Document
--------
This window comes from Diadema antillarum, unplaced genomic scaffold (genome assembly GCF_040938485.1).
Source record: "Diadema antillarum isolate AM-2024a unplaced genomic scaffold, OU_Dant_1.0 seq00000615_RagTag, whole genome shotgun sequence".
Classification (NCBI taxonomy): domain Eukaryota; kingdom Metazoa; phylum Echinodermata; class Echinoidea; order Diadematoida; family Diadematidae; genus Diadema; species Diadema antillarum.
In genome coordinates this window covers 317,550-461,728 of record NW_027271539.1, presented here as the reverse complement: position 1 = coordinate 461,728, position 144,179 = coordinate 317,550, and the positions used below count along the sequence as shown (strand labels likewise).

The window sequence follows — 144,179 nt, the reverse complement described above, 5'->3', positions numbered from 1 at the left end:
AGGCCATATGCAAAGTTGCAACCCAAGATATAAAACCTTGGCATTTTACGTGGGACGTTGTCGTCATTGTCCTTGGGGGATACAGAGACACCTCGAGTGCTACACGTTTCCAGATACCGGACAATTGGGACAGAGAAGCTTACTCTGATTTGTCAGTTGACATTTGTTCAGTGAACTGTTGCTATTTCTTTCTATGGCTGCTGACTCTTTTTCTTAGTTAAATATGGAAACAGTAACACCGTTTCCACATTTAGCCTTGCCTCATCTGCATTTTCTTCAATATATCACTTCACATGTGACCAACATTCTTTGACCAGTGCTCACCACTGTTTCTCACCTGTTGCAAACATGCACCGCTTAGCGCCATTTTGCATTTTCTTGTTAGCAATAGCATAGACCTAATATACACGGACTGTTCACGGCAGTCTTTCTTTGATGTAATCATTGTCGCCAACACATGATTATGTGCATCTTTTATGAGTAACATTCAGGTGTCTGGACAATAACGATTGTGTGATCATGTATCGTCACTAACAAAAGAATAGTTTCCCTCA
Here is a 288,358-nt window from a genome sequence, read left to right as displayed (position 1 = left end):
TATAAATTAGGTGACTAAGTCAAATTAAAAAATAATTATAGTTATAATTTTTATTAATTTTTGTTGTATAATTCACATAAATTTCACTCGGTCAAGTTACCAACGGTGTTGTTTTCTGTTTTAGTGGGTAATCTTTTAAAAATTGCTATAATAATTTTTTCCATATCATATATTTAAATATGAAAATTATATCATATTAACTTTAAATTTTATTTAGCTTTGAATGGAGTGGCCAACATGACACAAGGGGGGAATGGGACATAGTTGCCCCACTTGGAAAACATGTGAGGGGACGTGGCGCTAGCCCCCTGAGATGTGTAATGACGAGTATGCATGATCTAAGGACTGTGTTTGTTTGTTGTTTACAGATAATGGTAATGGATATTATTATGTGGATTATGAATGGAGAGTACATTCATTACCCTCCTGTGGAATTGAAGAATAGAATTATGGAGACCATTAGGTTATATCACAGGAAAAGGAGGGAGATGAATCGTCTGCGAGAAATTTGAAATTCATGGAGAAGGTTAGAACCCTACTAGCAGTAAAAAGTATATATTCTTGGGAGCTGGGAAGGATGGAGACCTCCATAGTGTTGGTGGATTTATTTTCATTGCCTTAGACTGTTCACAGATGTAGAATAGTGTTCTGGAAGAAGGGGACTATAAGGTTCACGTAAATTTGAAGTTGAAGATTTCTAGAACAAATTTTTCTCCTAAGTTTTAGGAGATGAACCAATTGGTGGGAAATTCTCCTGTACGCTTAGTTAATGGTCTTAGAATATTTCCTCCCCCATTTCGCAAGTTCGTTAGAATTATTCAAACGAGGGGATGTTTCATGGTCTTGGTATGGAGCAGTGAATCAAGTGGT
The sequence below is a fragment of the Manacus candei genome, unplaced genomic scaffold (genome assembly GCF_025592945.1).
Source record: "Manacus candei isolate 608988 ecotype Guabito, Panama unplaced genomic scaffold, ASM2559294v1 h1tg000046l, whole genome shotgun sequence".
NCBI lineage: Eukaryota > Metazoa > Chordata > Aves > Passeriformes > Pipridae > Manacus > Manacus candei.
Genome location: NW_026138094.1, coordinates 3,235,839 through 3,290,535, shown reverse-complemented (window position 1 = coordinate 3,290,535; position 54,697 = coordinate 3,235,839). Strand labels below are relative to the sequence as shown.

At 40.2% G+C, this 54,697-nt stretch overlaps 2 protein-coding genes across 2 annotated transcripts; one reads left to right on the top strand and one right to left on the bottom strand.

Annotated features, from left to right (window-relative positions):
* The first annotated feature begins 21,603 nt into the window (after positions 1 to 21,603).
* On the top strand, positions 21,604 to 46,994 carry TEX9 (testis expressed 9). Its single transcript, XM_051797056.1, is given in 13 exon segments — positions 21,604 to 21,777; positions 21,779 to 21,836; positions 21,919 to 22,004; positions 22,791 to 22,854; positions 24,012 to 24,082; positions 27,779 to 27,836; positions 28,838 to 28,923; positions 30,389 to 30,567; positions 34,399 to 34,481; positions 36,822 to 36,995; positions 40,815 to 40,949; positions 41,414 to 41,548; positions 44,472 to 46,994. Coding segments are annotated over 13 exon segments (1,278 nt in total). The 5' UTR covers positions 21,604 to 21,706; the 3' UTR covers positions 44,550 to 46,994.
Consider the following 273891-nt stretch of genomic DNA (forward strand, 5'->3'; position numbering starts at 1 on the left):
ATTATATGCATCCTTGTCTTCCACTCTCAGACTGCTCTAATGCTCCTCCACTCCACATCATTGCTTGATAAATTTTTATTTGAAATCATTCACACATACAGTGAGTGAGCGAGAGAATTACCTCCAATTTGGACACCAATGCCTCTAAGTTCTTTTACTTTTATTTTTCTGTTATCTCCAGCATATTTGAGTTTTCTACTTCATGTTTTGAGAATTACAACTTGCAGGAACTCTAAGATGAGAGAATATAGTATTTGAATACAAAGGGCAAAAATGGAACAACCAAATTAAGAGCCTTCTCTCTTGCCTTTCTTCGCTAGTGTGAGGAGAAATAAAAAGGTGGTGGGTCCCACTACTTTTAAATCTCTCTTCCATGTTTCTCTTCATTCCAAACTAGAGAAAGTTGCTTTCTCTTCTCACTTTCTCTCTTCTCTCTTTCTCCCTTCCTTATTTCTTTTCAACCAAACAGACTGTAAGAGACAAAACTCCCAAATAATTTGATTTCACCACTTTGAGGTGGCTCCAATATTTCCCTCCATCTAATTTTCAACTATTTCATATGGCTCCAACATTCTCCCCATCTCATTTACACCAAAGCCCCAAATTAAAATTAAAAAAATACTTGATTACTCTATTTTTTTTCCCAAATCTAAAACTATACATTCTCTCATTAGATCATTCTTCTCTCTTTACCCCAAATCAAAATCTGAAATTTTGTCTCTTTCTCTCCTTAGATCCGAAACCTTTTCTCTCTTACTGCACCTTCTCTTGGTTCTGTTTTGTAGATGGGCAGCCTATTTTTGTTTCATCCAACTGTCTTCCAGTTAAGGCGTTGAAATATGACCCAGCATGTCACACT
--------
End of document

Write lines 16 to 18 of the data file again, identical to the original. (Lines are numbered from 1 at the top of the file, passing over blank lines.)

* On the top strand, positions 21,604 to 46,994 carry TEX9 (testis expressed 9). Its single transcript, XM_051797056.1, is given in 13 exon segments — positions 21,604 to 21,777; positions 21,779 to 21,836; positions 21,919 to 22,004; positions 22,791 to 22,854; positions 24,012 to 24,082; positions 27,779 to 27,836; positions 28,838 to 28,923; positions 30,389 to 30,567; positions 34,399 to 34,481; positions 36,822 to 36,995; positions 40,815 to 40,949; positions 41,414 to 41,548; positions 44,472 to 46,994. Coding segments are annotated over 13 exon segments (1,278 nt in total). The 5' UTR covers positions 21,604 to 21,706; the 3' UTR covers positions 44,550 to 46,994.
Consider the following 273891-nt stretch of genomic DNA (forward strand, 5'->3'; position numbering starts at 1 on the left):
ATTATATGCATCCTTGTCTTCCACTCTCAGACTGCTCTAATGCTCCTCCACTCCACATCATTGCTTGATAAATTTTTATTTGAAATCATTCACACATACAGTGAGTGAGCGAGAGAATTACCTCCAATTTGGACACCAATGCCTCTAAGTTCTTTTACTTTTATTTTTCTGTTATCTCCAGCATATTTGAGTTTTCTACTTCATGTTTTGAGAATTACAACTTGCAGGAACTCTAAGATGAGAGAATATAGTATTTGAATACAAAGGGCAAAAATGGAACAACCAAATTAAGAGCCTTCTCTCTTGCCTTTCTTCGCTAGTGTGAGGAGAAATAAAAAGGTGGTGGGTCCCACTACTTTTAAATCTCTCTTCCATGTTTCTCTTCATTCCAAACTAGAGAAAGTTGCTTTCTCTTCTCACTTTCTCTCTTCTCTCTTTCTCCCTTCCTTATTTCTTTTCAACCAAACAGACTGTAAGAGACAAAACTCCCAAATAATTTGATTTCACCACTTTGAGGTGGCTCCAATATTTCCCTCCATCTAATTTTCAACTATTTCATATGGCTCCAACATTCTCCCCATCTCATTTACACCAAAGCCCCAAATTAAAATTAAAAAAATACTTGATTACTCTATTTTTTTTCCCAAATCTAAAACTATACATTCTCTCATTAGATCATTCTTCTCTCTTTACCCCAAATCAAAATCTGAAATTTTGTCTCTTTCTCTCCTTAGATCCGAAACCTTTTCTCTCTTACTGCACCTTCTCTTGGTTCTGTTTTGTAGATGGGCAGCCTATTTTTGTTTCATCCAACTGTCTTCCAGTTAAGGCGTTGAAATATGACCCAGCATGTCACACT